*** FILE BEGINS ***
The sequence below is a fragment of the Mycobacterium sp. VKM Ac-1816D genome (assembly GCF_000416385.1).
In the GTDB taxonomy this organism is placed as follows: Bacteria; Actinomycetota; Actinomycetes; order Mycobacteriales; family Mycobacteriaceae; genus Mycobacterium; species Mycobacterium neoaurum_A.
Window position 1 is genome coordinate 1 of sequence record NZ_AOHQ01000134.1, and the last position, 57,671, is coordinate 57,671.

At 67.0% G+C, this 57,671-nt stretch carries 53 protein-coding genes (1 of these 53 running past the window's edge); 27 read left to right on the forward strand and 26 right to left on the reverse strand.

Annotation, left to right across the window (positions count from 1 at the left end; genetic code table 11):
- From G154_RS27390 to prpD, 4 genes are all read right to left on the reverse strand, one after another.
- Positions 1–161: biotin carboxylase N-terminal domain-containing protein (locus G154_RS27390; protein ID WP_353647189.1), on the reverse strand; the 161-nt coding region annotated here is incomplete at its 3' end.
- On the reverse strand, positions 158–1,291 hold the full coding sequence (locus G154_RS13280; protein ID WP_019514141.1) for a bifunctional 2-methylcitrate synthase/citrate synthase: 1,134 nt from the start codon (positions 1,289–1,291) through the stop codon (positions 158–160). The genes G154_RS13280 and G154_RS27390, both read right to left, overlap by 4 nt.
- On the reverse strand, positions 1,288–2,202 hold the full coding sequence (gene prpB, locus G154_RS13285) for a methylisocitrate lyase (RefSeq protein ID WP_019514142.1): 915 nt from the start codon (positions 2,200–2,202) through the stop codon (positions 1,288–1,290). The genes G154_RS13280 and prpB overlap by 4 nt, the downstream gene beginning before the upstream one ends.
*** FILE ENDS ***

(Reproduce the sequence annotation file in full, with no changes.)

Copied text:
The sequence below is a fragment of the Mycobacterium sp. VKM Ac-1816D genome (assembly GCF_000416385.1).
In the GTDB taxonomy this organism is placed as follows: Bacteria; Actinomycetota; Actinomycetes; order Mycobacteriales; family Mycobacteriaceae; genus Mycobacterium; species Mycobacterium neoaurum_A.
Window position 1 is genome coordinate 1 of sequence record NZ_AOHQ01000134.1, and the last position, 57,671, is coordinate 57,671.

At 67.0% G+C, this 57,671-nt stretch carries 53 protein-coding genes (1 of these 53 running past the window's edge); 27 read left to right on the forward strand and 26 right to left on the reverse strand.

Annotation, left to right across the window (positions count from 1 at the left end; genetic code table 11):
- From G154_RS27390 to prpD, 4 genes are all read right to left on the reverse strand, one after another.
- Positions 1–161: biotin carboxylase N-terminal domain-containing protein (locus G154_RS27390; protein ID WP_353647189.1), on the reverse strand; the 161-nt coding region annotated here is incomplete at its 3' end.
- On the reverse strand, positions 158–1,291 hold the full coding sequence (locus G154_RS13280; protein ID WP_019514141.1) for a bifunctional 2-methylcitrate synthase/citrate synthase: 1,134 nt from the start codon (positions 1,289–1,291) through the stop codon (positions 158–160). The genes G154_RS13280 and G154_RS27390, both read right to left, overlap by 4 nt.
- On the reverse strand, positions 1,288–2,202 hold the full coding sequence (gene prpB, locus G154_RS13285) for a methylisocitrate lyase (RefSeq protein ID WP_019514142.1): 915 nt from the start codon (positions 2,200–2,202) through the stop codon (positions 1,288–1,290). The genes G154_RS13280 and prpB overlap by 4 nt, the downstream gene beginning before the upstream one ends.